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Using Self-Hypnosis to Reduce Stress

JoeDeSousaThis is the time of year when stress begins to spike for many people. Family conflict, custody disagreements, loneliness, financial pressures and unmet expectations can create the perfect environment for anxiety and stress. Finding ways to lower your stress and to combat the anxiety you are feeling is a necessary step to keeping you healthy through the upcoming months and events. Self-hypnosis is one method that you can use.

Self-hypnosis is the ability to lead yourself into a state of consciousness that includes a higher level of internal concentration and focus with a reduced awareness of external activities. While hypnosis has long been used as a method to achieve goals or change habits, it can also assist in increased relaxation and reducing stress.

Many individuals choose to follow a guided recording or CD that focuses on your specific goal, but you can also achieve the desired effects of your own.

Here is one technique to try:
  • Identify your goal, positive statement, visualization or affirmation. For example, “Stress is leaving my body. I choose to stay calm under pressure.”
  • Reduce distractions around you and find a comfortable place to sit or lay down.
  • Close your eyes and focus on your breath. Take a deep, full breath in and exhale completely. Focus on slow, full breaths. Cleansing air coming in and anxiety going out. Repeat this 3-5 times.
  • Focus your attention on your feet. Let go of tension and feel your toes and feet relaxing. Now follow this pattern up to your ankles, your knees and then your thighs. Continue your slow breaths in, and then out. Relax your hips and continue up over your chest, your neck, your shoulders and then down your arms. Slowly moving from one area to the next.
  • Feel the tension slip away from your face. Letting your tongue relax, your eye lids staying softly closed and your forehead relaxing. Your face is now smooth and relaxed. Your jaw is relaxed and your teeth are not touching.
  • See your fear, anxiety, worries and stress leaving your body. The tension is slipping away, leaving your body relaxed and feeling weightless.
  • Deepen your thought and state (to yourself or out loud) your chosen affirmation. Repeat this 8-10 times, continuing to feel the stress melt away from your body and thoughts.
  • Take a deep, cleansing breath and slowly begin to move. First with your fingers and toes, and then with your legs and arms. Open your eyes. Feel the change in your body and in your mind. You may feel as if you have woken up from a long sleep or dream. You feel a sense of energy coming into your body and are left feeling refreshed and clear.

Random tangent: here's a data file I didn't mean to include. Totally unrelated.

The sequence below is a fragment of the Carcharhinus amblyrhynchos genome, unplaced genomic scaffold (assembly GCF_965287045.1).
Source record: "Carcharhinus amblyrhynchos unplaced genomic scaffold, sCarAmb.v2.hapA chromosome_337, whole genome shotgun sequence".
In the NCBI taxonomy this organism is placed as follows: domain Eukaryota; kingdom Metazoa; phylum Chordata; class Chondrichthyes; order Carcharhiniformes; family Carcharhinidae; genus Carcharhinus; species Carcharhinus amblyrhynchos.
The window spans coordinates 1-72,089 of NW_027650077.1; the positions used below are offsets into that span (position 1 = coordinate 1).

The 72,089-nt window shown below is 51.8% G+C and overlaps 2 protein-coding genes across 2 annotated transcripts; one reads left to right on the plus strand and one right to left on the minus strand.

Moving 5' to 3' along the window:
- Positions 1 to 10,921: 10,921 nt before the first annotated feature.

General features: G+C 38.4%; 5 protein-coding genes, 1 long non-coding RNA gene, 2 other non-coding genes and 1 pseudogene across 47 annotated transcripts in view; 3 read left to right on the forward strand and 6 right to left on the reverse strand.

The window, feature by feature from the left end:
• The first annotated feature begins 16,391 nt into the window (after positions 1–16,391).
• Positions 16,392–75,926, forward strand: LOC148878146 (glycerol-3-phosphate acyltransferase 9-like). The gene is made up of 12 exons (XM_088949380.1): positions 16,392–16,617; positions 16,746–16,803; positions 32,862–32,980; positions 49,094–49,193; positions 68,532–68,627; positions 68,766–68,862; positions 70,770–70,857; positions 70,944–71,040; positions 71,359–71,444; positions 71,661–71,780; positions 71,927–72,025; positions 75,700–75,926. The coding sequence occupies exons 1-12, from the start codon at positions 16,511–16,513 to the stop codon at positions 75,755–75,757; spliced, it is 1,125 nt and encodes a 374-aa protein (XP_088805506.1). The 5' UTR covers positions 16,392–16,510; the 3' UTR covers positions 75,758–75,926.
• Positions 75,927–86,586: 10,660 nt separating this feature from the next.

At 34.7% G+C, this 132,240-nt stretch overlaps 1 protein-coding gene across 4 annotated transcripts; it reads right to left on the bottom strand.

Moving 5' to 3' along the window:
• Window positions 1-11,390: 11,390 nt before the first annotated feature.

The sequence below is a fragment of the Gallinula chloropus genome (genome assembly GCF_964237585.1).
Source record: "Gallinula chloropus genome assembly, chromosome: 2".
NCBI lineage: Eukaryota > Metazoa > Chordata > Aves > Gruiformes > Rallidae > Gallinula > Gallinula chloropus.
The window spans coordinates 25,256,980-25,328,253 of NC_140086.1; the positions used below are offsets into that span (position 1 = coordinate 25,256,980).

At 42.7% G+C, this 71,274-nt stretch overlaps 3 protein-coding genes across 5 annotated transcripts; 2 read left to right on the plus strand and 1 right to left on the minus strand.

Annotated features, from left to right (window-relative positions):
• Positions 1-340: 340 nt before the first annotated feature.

Strive to go through these steps daily or at least 3-4 times a week to begin getting used to the technique. With practice you will be able to reach a deeper level of relaxation in a shorter amount of time.

Some individuals may be more susceptible to self-hypnosis than others, but everyone can benefit from the techniques used. Achieving a state of self-hypnosis will like not occur instantly. It is something that takes time and practice. If you find that one technique, guided CD or set of affirmations is not working for you, try another. Even a slight change in approach, language or music can make a difference in how you are affected. The goal is not to force yourself into a state of relaxation, but to instead gently guide yourself to a place of calm.

Using Self-Hypnosis to Reduce Stress


Amy Bellows, PhD

Amy Bellows holds a PhD in Psychology and has had the opportunity to work in various settings including leading adolescent group therapy sessions, working with victims of sexual assault, helping woman inmates adjust to post-prison life, conducting parenting education classes and assisting with drug and alcohol dependency treatment plans. The unique challenges and opportunities that come along with being a part of a step-family is a special interest of hers. Amy is currently working in the corporate environment with a interest in group dynamics and change management. You can find her on her website, ContinuedOptimism.com or on Twitter @AmyBellowsPhD.


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APA Reference
Bellows, A. (2015). Using Self-Hypnosis to Reduce Stress. Psych Central. Retrieved on September 20, 2019, from https://blogs.psychcentral.com/mixing-bowl/2015/11/using-self-hypnosis-to-reduce-stress/

 

Last updated: 19 Nov 2015
Statement of review: Psych Central does not review the content that appears in our blog network (blogs.psychcentral.com) prior to publication. All opinions expressed herein are exclusively those of the author alone, and do not reflect the views of the editorial staff or management of Psych Central. Published on PsychCentral.com. All rights reserved.